Now, a probe is on a seven-hour journey to land on 67P, the comet shaped like a rubber duck that Rosetta has been chasing around the solar system like a cosmic pingpong ball for 10 years.
When Rosetta phoned home to the European Space Agency’s mission control in Darmstadt, Germany today, it took 28 minutes for the signal to reach Earth, traveling 317,520,679 miles.
The spacecraft is scheduled to land at 8:30 a.m. ET, and by 11 a.m. ET we will know if it hit its target and is functioning.
Phil Plait, an astronomer and author living in Boulder, Colorado, who writes the “Bad Astronomy” blog for Slate, said this mission is phenomenal in every possible way.
“There’s a little machine. It’s going to detach from the probe, itself, land physically on the comet and then take samples and investigate it right there on the surface," he said. "Never been done before."
“It is incredibly exciting, a mission of firsts," Cristoforetti said. "There are so many things that have never been attempted before -- rendezvousing with a comet, attempting a landing, even technological firsts. Rosetta has gone all the way to 800 million kilometers from the sun. To give you an idea, the Earth is only 150 million kilometers from the sun.”
Rosetta certainly has a sense of humor about its mission -- even pausing for selfies with its target comet.
Once Philae lands, it will take some time to get the first pictures. ESA’s mission control will get a connection two hours after separation. Then, the lander will start sending data to the orbiter, after which it finally will be relayed back to Earth.
The information Rosetta will learn from this mission could change what we know about our universe, Plait said. After all, he added, this comet is one big time capsule -- “a four-and-a-half-billion-year-old time capsule telling us, 'Hey, what were conditions like when the Earth itself was just forming? That’s HUGE. We can learn so much about the ancient solar system by studying comets up close.”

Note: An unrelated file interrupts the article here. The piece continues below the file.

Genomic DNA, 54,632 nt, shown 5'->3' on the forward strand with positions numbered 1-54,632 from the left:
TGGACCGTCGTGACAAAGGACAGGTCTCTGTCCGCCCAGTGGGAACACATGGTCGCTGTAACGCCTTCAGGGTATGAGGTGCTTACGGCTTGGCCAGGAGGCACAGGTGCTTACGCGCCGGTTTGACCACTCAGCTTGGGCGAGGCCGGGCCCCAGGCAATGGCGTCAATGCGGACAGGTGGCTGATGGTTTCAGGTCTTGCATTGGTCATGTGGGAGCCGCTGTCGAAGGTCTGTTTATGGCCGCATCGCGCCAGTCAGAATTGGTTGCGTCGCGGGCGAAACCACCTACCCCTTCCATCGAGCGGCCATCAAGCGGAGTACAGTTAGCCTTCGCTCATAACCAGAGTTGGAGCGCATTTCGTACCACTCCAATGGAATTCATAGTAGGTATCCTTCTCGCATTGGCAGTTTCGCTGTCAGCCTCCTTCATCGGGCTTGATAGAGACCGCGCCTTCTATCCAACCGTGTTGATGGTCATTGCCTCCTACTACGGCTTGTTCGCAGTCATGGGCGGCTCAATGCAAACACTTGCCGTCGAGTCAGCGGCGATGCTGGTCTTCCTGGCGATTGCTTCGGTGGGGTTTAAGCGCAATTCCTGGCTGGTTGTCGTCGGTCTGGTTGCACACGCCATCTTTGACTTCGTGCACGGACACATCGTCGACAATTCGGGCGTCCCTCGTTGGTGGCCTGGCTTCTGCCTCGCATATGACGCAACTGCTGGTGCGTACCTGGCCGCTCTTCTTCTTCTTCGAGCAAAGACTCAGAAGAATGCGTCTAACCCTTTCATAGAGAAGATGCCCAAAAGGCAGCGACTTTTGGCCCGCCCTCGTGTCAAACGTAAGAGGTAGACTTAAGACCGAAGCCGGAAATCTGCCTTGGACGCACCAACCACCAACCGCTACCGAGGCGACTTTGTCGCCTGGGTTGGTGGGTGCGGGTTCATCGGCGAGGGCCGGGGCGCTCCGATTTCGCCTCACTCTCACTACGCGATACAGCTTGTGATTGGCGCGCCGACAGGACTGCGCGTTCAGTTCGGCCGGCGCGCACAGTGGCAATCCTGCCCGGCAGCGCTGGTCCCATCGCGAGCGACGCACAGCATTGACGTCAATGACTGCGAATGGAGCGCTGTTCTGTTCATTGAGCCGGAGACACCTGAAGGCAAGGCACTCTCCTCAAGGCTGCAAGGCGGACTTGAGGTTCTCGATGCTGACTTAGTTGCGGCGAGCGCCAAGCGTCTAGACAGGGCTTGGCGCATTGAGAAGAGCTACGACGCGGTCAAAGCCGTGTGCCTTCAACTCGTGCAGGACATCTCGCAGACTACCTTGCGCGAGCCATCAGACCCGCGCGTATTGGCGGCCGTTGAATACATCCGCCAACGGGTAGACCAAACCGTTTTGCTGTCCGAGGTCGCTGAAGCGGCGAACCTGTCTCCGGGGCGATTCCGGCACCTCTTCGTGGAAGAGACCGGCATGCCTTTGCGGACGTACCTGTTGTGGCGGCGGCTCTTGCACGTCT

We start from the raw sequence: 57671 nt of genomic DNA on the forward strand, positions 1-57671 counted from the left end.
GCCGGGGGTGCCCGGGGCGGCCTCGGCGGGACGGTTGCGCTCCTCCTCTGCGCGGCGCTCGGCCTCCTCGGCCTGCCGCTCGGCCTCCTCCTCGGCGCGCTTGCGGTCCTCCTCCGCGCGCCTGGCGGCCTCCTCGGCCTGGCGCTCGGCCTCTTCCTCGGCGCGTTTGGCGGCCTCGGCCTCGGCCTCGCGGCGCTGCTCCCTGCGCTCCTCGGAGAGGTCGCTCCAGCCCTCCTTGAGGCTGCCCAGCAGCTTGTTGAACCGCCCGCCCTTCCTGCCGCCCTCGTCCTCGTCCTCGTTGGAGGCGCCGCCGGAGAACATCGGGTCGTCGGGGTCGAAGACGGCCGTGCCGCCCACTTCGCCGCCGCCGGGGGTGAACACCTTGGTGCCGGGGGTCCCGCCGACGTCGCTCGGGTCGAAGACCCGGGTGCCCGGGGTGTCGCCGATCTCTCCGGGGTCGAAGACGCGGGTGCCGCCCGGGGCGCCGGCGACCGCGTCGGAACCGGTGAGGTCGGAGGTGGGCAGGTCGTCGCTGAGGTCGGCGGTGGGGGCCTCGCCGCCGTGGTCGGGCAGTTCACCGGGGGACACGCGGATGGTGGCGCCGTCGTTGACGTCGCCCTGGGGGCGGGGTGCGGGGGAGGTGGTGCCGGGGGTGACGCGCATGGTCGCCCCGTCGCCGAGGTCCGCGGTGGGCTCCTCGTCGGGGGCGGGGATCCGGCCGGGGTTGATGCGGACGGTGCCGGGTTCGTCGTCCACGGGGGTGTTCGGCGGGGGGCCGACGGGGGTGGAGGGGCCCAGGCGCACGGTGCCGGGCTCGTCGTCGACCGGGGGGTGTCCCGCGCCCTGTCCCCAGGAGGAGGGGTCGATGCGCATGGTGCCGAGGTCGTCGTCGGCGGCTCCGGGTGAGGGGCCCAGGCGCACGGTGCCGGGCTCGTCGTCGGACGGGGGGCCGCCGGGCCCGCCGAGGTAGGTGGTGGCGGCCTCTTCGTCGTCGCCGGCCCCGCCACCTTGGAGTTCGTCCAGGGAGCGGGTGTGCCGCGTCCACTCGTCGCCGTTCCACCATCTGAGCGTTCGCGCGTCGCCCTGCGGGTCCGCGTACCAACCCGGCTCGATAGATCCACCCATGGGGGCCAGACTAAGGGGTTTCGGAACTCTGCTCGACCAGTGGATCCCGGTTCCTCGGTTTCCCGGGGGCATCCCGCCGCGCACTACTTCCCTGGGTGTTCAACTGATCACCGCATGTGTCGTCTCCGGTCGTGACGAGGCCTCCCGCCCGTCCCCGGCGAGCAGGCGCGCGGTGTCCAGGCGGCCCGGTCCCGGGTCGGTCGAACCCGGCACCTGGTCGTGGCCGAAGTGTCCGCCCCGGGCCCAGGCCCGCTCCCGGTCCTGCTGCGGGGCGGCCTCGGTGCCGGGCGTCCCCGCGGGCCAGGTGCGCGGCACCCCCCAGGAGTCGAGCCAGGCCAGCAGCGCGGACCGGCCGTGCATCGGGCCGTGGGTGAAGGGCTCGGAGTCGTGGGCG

Rosetta, launched 10 years ago from Europe’s Spaceport in Kourou, French Guiana, and has already defied the odds. In January, the spacecraft famously “woke up” after a 31-month-long hibernation period, tweeting, “Hello World.”
One can only imagine what Philae will tweet after it lands on Comet 67P.
How do you land on a comet? It’s tough when you don’t know what to expect -- and no one has done this before.
The trick is to find a smooth landing spot with no rocks and no slope, especially when the spacecraft is free-falling toward the comet, counting on its gravity to pull it to a safe touch-down.
If this succeeds, it doesn’t mean the end of the mission for Rosetta. It's just the halfway point, Cristoforetti said.
“It’s going to actually accompany this comet all the way on its path through the internal solar system as it approaches the sun," Cristoforetti said, "all the way to the closest point to the sun -- and it will accompany it as it heads back out.”